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Chicago Tribune columnist Steve Chapman is one of the very best at his craft.  He is consistently interesting and on-target correct.

Today he tackles the ludicrous antitrust action by Uncle Sam against the proposed merger of satellite radio suppliers XM and Sirius, and the similar action against the proposed merger of Whole Foods and Wild Oats.

Here are some snippets:

In both cases, the rationale is that fewer companies will mean fewer
choices and higher prices. But consumers who want what these firms
provide have more options than the Milky Way has stars.

Organic food consumers would not be the suffering captives of this new
company. Every grocery store has a raft of organic offerings, and
chains from Wal-Mart to Trader Joe’s are fighting to get their share of
sales. If the bigger Whole Foods tries price-gouging, customers can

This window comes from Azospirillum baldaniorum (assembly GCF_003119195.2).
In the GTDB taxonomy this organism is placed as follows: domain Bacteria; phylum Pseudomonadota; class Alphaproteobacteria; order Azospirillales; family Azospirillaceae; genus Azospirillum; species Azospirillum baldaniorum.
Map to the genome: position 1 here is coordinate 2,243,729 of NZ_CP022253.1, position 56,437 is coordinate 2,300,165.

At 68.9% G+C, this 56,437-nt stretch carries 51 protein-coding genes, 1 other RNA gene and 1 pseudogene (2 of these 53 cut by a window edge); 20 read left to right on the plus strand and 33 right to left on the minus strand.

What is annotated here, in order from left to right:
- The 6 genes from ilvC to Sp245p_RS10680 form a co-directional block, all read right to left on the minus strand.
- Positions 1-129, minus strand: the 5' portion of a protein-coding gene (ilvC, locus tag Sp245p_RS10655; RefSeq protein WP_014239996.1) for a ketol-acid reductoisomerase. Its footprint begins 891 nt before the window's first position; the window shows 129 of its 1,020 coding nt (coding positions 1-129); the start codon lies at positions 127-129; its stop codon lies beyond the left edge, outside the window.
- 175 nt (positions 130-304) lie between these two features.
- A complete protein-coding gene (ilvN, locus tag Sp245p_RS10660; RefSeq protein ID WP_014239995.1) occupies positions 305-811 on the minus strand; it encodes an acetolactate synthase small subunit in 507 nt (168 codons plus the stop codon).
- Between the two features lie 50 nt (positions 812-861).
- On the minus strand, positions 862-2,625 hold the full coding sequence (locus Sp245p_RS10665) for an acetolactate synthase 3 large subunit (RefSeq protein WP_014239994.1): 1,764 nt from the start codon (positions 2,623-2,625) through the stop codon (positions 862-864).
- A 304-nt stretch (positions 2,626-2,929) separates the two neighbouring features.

easily find other sources for what they want – from farmers markets to
online suppliers.

The key government error is defining the market as a narrow sector
isolated from other sectors that provide reasonable substitutes. That
same mistake explains the FCC chairman’s aversion to the satellite
radio deal.

And another snippet from the same column, one that refers appropriately to the 1990s-era fear that Microsoft would "conquer" the market for computer software:

Meanwhile, other companies, notably Google, have trounced the Big
Meanie in other areas. Over the last decade, says Thomas Hazlett, a
professor of law and economics at George Mason University, "Microsoft
has seen its market position erode, and it has virtually nothing to do
with the antitrust case."

Antitrust was born in late 19th-century America as a devious means of protecting politically influential producers from the competition posed by new, entrepreneurial firms.  It was never economically sensible.  And it is not so today.